1179) Ties Between Peoples Are Tightened by Culture

I was thrilled when I received an email from Armenian film researcher and my friend Dr. Artsvi Bakhchinyan (*) giving me the good news that he was coming to Turkey. After 5 years, we would have the chance to see each other again. . . But, soon I had to face the irony of a life which is always on the roads, not permitting me to go to Istanbul from Ankara. As a result, unfortunately I could not meet him, I could not listen to his lectures, I could not share his experiences in Turkey this time. Talking to him on the phone, I suggested sending him some questions online and conducting an online interview. He responded with his usual encouraging manner. Here are Artsvi Bakhchinyan's answers to my questions, and his impressions from Turkey.

We know that you have been in Turkey before, as a member of the jury at Istanbul Film Festival, what was your purpose of visiting Turkey this time?

It was unforgettable time when in 1999 I participated in Istanbul Film Festival as FIPRESCI jury member by invitation of Atilla Dorsay, your well-known film critic. In the same jury was also Alin Taşçıyan, my very dear colleague and friend, who was the member of Armenian Panorama jury in this year Golden Apricot Yerevan International Film Festival. Seven years ago in Istanbul the FIPRESCI prize was awarded by Yeşim Ustaoğlu, who also was winner of last year's Golden Apricot Festival and this year also participated in Yerevan festival as international jury member. As you see, there are Armenian-Turkish cultural connections in the field of cinema, which I hope should be developed.

Anadolu Kültür Association had project to organize screening of Armenian films in Istanbul as well as in some other city in Turkey. This time it was Diyarbakir. The program officer of Anadolu Kültür, Kubilay Ozmen, who has visited Armenia this year, contacted the Golden Apricot office, asking for providing four Armenian films. The festival office suggested three films by Harutyun Khachatryan: "Return to the Promised Land," "Documentalist," "Return of the Poet," as well as Albert Mkrtchyan's "Merry Bus. "Return of the Poet" screened at the Diyarbakir Art Center and Mithat Alam Film Center of Bogazici University. Only it was in Bilgi University that all four films were screened.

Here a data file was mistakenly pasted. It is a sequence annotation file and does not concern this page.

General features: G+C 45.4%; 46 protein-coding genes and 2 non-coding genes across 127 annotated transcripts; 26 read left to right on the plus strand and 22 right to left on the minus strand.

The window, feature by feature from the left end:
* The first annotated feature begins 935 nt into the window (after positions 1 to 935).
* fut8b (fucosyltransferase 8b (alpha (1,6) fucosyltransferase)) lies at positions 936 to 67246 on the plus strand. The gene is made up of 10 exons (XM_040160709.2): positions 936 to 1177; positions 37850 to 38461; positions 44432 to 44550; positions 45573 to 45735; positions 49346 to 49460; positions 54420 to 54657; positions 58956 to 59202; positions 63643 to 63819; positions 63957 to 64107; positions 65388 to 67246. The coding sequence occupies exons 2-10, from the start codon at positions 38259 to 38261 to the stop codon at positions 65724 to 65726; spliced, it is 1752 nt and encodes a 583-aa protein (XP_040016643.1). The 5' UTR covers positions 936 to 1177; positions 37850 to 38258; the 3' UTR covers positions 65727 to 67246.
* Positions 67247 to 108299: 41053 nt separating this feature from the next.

This was your first visit to Diyarbakir, what was your impression as a foreigner and as an Armenian?

I have been in Istanbul for two times, but did not feel I was in Turkey. In Diyarbakir I had that feeling that I am in Turkish land, although I met only Kurdish and Zaza people there. Their interest and attitude toward the Armenian guest was very warm. For me it was thrilling to see the remnants of the Armenian church. It is a unique architectural monument that can be one of the beautiful sights Diyarbakir. Unfortunately the roof doe snot exist anymore but I have heard it is going to be recovered. The Armenian monuments in Eastern and Southern Turkey have important significance for the world cultural heritage so they need a special treatment from the government.

Which films were shown in Diyarbakir? Can you tell us about the feedbacks?

Only the "Return of the Poet" was screened in Diyarbakir. Before that there was an interactive discussion not only about the cinema but also about Armenian-Kurdish relations generally. I had a project to organize an Armenian-Kurdish film festival in Diyarbakir and not only there. The very first film about the Kurds is made in Armenia in 1926, by the founder of Armenian cinema Hamo Beknazaryan. By the way, this film, "Zare," is the second feature film production of Soviet Armenia. There are also some other films, both features and documentaries, that have been made about the Kurds in Armenia. I mean particularly Hineer Salem's films, "Vodka Lemon" of which was rather successful in international festival and was screened in Istanbul as well.